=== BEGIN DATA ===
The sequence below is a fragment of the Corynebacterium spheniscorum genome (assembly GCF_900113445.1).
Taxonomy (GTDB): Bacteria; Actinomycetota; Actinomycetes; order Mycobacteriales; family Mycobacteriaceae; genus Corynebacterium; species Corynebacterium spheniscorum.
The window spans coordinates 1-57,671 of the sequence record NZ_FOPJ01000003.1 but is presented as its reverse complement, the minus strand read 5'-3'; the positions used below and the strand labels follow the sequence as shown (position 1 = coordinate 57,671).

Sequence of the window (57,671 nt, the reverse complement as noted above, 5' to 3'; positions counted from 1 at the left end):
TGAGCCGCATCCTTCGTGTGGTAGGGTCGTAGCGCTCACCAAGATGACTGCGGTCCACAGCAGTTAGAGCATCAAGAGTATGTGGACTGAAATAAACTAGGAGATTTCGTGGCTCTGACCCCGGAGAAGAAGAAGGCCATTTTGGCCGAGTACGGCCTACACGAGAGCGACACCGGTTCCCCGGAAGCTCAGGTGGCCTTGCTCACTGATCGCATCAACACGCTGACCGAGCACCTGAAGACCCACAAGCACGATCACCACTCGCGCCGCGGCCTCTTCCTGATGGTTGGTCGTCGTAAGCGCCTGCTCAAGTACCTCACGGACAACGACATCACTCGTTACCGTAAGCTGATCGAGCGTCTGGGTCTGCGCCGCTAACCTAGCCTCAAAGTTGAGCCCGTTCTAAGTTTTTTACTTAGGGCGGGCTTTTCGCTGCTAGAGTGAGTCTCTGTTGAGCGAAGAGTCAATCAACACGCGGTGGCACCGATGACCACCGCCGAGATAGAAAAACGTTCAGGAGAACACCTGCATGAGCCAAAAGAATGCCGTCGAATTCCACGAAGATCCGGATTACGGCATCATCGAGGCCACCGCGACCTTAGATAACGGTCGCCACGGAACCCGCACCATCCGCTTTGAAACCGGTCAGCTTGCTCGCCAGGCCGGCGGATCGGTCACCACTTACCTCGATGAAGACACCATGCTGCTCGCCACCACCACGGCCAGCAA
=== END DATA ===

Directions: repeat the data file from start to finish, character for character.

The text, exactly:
The sequence below is a fragment of the Corynebacterium spheniscorum genome (assembly GCF_900113445.1).
Taxonomy (GTDB): Bacteria; Actinomycetota; Actinomycetes; order Mycobacteriales; family Mycobacteriaceae; genus Corynebacterium; species Corynebacterium spheniscorum.
The window spans coordinates 1-57,671 of the sequence record NZ_FOPJ01000003.1 but is presented as its reverse complement, the minus strand read 5'-3'; the positions used below and the strand labels follow the sequence as shown (position 1 = coordinate 57,671).

Sequence of the window (57,671 nt, the reverse complement as noted above, 5' to 3'; positions counted from 1 at the left end):
TGAGCCGCATCCTTCGTGTGGTAGGGTCGTAGCGCTCACCAAGATGACTGCGGTCCACAGCAGTTAGAGCATCAAGAGTATGTGGACTGAAATAAACTAGGAGATTTCGTGGCTCTGACCCCGGAGAAGAAGAAGGCCATTTTGGCCGAGTACGGCCTACACGAGAGCGACACCGGTTCCCCGGAAGCTCAGGTGGCCTTGCTCACTGATCGCATCAACACGCTGACCGAGCACCTGAAGACCCACAAGCACGATCACCACTCGCGCCGCGGCCTCTTCCTGATGGTTGGTCGTCGTAAGCGCCTGCTCAAGTACCTCACGGACAACGACATCACTCGTTACCGTAAGCTGATCGAGCGTCTGGGTCTGCGCCGCTAACCTAGCCTCAAAGTTGAGCCCGTTCTAAGTTTTTTACTTAGGGCGGGCTTTTCGCTGCTAGAGTGAGTCTCTGTTGAGCGAAGAGTCAATCAACACGCGGTGGCACCGATGACCACCGCCGAGATAGAAAAACGTTCAGGAGAACACCTGCATGAGCCAAAAGAATGCCGTCGAATTCCACGAAGATCCGGATTACGGCATCATCGAGGCCACCGCGACCTTAGATAACGGTCGCCACGGAACCCGCACCATCCGCTTTGAAACCGGTCAGCTTGCTCGCCAGGCCGGCGGATCGGTCACCACTTACCTCGATGAAGACACCATGCTGCTCGCCACCACCACGGCCAGCAA